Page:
Many men used to read Sports Illustrated in their barber shop, and some subscribed to it. Always informative, and loaded with color photos, it was the quintessential sports magazine for men. No longer. How many men really want to see a man dressed in a woman's bathing suit featured on its cover?
The venerable sports publication has three cover swimsuit issues this year. One features rapper Megan Thee Stallion; one posts a photo of tennis star Naomi Osaka; and the third shows a picture of Leyna Bloom, a so-called trans model who is really a biological man.
Why is Sports Illustrated doing this? Like so many elites in the world of sports, those who run the magazine have turned left.
It flexed its left-wing muscles in 2017 when it depicted athletes and sports officials on the cover of its Sept. 26 issue standing in unison against President Trump. The photo showed NBA stars Lebron James, Steph Curry, and NFL CEO Roger Goddell in the front row linking arms; behind them were other left-wing sports personalities from baseball, football, and basketball.
The trans model on the cover of Sports Illustrated indicates that the magazine has gone beyond politics: It has clearly joined the culture war. This has been brewing for some time. In more recent years, it has become decidedly secular, even going so far as to sport an animus against Christianity. It has a particular disdain for Roman Catholicism.
One of the most virulently anti-Catholic organizations in the nation is the Freedom From Religion Foundation (FFRF). Sports Illustrated loves these bigots. That is why it has cited their work on many occasions.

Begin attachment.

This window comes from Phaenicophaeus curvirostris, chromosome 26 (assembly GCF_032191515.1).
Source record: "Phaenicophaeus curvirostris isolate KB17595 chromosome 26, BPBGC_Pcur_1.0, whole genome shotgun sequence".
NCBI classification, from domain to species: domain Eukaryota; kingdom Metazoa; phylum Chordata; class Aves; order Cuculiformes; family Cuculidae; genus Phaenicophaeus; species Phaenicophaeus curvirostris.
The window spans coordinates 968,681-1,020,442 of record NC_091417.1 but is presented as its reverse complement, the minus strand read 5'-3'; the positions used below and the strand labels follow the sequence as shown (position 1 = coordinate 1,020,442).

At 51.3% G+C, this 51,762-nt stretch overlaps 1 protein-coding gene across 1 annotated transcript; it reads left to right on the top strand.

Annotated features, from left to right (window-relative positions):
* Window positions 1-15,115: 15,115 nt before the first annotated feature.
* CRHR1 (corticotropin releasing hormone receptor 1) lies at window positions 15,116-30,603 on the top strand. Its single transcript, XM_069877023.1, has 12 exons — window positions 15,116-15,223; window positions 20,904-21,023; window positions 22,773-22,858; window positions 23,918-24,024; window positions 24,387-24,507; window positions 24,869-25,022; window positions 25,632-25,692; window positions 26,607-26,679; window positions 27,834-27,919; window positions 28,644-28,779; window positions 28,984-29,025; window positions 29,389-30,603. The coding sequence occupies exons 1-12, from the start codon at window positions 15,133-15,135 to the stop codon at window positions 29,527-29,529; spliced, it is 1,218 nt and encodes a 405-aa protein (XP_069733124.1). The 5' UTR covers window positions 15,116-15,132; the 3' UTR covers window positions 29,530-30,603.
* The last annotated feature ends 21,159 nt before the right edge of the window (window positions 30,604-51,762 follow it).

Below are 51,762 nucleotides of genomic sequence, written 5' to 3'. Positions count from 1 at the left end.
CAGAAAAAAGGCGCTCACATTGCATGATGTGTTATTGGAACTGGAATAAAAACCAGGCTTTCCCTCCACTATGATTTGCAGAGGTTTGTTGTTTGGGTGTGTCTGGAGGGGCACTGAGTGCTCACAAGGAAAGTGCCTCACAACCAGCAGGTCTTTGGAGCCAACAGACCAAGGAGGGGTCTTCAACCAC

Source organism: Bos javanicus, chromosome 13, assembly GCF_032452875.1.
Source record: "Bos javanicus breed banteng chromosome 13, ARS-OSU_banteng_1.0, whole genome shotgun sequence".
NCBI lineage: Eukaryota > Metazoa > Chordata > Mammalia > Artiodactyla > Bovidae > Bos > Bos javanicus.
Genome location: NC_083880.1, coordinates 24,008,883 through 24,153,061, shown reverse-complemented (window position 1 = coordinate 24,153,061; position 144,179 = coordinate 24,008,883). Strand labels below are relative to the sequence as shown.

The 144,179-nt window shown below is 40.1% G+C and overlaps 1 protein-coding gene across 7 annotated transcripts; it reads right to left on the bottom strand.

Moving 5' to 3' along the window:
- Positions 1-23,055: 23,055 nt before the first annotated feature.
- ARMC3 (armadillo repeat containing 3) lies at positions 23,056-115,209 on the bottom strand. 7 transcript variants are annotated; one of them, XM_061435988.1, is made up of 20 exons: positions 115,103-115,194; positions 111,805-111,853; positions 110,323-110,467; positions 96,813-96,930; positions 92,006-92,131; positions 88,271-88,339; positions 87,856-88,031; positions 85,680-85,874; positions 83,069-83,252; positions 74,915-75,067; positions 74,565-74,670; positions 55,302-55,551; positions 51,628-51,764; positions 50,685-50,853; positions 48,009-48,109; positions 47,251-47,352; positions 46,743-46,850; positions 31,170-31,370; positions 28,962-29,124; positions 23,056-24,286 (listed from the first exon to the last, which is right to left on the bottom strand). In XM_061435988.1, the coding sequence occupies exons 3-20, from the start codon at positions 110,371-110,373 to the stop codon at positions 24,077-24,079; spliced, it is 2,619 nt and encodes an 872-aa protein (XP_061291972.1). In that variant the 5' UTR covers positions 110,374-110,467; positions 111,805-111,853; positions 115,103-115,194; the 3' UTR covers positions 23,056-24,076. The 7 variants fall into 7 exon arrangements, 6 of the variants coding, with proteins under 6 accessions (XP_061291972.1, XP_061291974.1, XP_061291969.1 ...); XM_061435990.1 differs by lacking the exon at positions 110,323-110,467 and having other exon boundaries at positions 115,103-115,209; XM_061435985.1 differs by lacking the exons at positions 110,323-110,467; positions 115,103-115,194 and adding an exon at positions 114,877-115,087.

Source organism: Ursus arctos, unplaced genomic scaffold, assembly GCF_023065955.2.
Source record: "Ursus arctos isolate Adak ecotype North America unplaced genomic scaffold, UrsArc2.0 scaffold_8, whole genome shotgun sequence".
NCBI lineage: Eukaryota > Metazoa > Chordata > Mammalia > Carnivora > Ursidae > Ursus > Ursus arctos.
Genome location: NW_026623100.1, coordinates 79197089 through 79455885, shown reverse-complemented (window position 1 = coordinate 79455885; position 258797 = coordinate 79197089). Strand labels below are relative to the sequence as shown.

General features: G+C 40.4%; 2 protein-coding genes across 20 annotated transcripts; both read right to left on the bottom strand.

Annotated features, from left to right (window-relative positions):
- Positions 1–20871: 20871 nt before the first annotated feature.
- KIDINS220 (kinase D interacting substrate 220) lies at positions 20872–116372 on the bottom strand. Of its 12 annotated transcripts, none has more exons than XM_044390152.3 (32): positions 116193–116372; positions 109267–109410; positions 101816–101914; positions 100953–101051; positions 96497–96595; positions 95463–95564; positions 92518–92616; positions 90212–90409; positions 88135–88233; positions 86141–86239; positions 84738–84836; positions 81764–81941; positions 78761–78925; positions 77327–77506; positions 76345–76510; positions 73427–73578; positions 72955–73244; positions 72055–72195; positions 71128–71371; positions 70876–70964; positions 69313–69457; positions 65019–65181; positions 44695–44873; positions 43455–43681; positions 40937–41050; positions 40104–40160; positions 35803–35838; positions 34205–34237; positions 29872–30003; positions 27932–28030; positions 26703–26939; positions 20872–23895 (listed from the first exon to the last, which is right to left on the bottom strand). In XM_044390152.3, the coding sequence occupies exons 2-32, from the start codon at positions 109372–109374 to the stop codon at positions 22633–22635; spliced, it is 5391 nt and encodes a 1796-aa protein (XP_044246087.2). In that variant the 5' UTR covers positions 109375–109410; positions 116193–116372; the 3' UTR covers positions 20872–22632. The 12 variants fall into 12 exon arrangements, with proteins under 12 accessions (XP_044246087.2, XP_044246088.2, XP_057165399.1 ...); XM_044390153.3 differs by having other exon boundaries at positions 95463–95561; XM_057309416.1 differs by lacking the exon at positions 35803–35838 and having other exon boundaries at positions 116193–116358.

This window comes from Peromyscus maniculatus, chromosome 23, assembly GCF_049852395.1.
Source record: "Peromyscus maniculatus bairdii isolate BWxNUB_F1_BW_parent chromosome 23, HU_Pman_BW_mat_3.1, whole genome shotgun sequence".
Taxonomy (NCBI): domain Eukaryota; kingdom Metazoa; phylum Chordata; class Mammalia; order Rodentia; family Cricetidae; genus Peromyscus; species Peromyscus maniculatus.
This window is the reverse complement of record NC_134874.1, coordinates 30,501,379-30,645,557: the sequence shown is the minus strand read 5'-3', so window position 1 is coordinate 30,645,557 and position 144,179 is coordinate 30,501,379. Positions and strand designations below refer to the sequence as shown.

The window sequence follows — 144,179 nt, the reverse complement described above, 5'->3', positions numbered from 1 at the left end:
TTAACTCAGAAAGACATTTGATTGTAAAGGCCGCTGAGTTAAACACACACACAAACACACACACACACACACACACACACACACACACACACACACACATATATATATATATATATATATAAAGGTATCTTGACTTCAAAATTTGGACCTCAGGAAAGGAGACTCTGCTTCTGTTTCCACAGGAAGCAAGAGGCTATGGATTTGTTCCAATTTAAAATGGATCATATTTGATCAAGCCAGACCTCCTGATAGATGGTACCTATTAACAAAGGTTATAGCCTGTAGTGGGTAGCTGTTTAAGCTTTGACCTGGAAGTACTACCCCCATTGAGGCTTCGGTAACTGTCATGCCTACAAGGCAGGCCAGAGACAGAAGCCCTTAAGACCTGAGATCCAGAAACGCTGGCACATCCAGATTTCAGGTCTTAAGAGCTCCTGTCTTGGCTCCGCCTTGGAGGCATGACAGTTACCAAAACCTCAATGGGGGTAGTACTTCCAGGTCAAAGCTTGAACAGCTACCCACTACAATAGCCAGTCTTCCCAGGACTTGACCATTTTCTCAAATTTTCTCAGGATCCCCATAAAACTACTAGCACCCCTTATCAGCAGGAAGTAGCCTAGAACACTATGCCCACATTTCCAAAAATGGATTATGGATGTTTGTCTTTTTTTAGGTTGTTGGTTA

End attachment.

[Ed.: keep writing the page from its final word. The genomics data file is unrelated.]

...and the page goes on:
The atheists at FFRF and the secularists at Sports Illustrated have joined forces to protest college football chaplains and coaches. There is no college football team in the country they despise more than Clemson University.
Coach Dabo Swinney, who is a practicing Christian, has earned their wrath for his very public pronouncements of his faith. They would like to silence him if they could. The hit job that Sports Illustrated did on him on in September 2019 is proof positive of its anti-Christian sentiment.
Last year, Sports Illustrated went for the jugular when it published a lengthy tirade against the New Orleans Saints. After noting that it was "a Catholic-named NFL team"—which was obviously disturbing to them—it attacked the team's owner, Gayle Benson, for her "close ties to the [Catholic] Church."
What was the problem? She gave advice to New Orleans Archbishop Gregory Aymond on how to handle some internal issues. No one did anything illegal—owners of sports teams consult with local secular and religious officials all the time—and, of course, Sports Illustrated knows this to be true. Its goal was to declare a selective allegiance to separation of church and football.
In 2013, one of the magazine's subscribers, author Andrew Klavan, went public with his decision to let his subscription to Sports Illustrated lapse. He cited an anti-Christian article by left-wing writer Mark Oppenheimer that appeared in that year's Super Bowl issue. "In the Fields of the Lord" was the last straw for Klavan, so laden with anti-Christian venom was it.
Two years ago, Sports Illustrated laid off around 40 employees. If it continues to play politics with its readers, it will have to lay off a lot more. Its hostility to Christianity is palpable, and it is this mindset that motivated it to flash a man in a woman's bathing suit on its cover.
Americans are increasingly fed up with elites in the sports world trying to shove their agenda down their throats. Sports is, by nature, purely apolitical. Which is why those who are making it political are out of step with millions of fans. The rebellion has only just begun.
Bill Donohue is president and CEO of the Catholic League for Religious and Civil Rights, the nation's largest Catholic civil rights organization. He was awarded his Ph.D. in sociology from New York University and is the author of eight books and many articles.